The ancestral remains of 14 Indigenous people have been returned to Australia from the Smithsonian Natural History Museum in Washington DC.
A ceremony was held overnight in the US marking their repatriation to Australia before the Indigenous ancestors will be returned to their traditional custodians.
Of the ancestors, seven will be returned to custodians from the Ngarrindjeri community in South Australia, the Eastern Maar community in Victoria and the Yawuru community in Western Australia.
A further five will come home to Victoria, the Northern Territory and Western Australia under government stewardship, while two will be returned to a community in Victoria.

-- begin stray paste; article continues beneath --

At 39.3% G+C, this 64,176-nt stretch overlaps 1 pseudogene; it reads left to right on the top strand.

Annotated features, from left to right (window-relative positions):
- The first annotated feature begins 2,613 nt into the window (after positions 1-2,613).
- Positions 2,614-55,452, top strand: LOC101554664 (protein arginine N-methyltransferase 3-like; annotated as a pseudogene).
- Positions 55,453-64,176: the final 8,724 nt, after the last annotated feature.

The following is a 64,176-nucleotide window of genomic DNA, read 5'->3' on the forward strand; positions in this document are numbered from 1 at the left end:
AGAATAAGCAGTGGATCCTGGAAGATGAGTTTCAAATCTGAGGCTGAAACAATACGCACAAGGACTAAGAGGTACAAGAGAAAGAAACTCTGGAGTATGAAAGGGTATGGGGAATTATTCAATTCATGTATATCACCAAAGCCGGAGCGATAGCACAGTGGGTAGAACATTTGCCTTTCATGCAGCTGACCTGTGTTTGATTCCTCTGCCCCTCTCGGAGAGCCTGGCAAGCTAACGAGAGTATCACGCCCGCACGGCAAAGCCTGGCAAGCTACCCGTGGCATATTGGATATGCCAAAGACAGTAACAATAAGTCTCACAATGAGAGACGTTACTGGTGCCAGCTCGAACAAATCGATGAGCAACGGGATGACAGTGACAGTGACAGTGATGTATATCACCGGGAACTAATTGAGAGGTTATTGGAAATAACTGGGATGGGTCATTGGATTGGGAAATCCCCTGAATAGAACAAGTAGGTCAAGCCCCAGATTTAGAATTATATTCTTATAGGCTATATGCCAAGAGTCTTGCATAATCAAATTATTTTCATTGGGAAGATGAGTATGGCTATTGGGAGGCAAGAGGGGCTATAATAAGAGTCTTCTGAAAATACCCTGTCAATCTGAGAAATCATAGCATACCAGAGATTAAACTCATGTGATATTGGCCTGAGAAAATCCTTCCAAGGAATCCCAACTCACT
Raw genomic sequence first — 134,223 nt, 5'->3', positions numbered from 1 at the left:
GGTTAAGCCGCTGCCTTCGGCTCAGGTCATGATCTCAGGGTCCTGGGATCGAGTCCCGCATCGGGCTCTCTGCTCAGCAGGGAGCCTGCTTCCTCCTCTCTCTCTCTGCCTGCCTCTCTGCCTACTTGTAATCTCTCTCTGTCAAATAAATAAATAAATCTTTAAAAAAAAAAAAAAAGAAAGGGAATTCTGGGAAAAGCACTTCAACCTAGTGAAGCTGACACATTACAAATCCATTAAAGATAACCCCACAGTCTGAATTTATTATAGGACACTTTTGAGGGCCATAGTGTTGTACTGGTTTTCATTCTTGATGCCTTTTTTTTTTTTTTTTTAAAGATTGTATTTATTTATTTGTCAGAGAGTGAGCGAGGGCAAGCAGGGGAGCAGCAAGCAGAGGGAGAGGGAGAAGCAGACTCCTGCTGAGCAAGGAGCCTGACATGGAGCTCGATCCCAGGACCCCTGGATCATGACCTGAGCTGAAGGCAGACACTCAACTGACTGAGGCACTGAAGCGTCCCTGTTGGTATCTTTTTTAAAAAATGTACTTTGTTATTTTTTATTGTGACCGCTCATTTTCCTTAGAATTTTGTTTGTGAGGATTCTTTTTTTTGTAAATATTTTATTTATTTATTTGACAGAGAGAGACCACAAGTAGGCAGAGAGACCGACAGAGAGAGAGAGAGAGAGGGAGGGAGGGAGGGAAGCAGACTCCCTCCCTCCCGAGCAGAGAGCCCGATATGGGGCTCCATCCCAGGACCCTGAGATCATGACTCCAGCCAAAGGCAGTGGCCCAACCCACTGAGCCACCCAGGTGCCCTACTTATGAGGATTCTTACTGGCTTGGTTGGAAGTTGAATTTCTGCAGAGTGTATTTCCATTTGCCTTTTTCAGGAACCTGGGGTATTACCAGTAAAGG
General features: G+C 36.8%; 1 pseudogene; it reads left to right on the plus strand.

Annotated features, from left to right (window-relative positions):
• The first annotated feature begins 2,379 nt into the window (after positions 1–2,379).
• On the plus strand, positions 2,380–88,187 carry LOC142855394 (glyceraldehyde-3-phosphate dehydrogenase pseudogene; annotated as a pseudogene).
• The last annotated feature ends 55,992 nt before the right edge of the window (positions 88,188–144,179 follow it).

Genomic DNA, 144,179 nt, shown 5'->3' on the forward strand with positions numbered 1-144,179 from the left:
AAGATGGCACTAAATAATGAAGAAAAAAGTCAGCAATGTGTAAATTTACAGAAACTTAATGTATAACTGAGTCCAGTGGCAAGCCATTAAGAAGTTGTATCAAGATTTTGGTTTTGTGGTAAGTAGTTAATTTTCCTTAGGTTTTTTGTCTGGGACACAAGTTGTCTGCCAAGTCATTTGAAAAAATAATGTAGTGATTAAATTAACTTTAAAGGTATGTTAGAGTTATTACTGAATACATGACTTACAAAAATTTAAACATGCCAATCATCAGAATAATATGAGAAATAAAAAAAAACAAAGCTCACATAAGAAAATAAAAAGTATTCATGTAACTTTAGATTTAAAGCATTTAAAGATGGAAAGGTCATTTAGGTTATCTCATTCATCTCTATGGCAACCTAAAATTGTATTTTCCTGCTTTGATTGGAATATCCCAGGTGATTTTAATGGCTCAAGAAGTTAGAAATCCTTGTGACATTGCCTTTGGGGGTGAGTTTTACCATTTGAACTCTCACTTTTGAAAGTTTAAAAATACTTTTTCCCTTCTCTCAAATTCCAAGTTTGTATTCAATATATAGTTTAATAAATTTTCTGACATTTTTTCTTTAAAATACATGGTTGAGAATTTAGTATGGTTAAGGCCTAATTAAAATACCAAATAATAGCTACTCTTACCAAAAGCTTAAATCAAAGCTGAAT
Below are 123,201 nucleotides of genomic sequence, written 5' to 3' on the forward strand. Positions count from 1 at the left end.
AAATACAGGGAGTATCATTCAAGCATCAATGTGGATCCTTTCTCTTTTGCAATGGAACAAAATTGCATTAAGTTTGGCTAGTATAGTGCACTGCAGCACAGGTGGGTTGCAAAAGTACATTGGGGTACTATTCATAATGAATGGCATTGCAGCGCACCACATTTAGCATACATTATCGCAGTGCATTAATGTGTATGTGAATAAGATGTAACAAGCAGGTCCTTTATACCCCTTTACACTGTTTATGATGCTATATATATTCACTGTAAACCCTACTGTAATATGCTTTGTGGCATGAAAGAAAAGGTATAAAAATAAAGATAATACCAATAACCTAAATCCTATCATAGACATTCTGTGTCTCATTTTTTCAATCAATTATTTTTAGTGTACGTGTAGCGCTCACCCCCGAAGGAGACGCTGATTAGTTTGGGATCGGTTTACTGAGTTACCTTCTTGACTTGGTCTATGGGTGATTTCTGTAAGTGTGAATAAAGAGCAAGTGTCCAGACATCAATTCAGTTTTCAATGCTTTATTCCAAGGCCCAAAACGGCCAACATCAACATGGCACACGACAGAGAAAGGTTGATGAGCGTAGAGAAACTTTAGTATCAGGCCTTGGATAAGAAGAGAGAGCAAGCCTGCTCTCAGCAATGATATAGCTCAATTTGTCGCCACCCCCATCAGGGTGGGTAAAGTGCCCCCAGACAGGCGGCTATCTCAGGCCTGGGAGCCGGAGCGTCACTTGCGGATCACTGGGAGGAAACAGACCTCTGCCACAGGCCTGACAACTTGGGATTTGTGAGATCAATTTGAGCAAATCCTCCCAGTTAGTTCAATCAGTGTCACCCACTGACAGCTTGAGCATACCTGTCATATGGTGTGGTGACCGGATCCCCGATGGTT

Indigenous Australians Minister Linda Burney welcomed the repatriation of the ancestors.
"Repatriation of First Nations ancestors is an important step toward reconciliation," she said.
"This sets a positive example for other collecting institutions internationally in recognising First Nations people as the rightful custodians of their ancestors."
It's been the fourth return of ancestors from the Smithsonian's Natural History Museum since 2008.
Since 1990, the remains of 1700 Indigenous Australians have been returned from museums around the world, including 139 from the United States.
Arts Minister Tony Burke said the government would continue to advocate for repatriation.
"Bringing First Nations ancestors home - where they belong - is incredibly important work," he said.
Australian Associated Press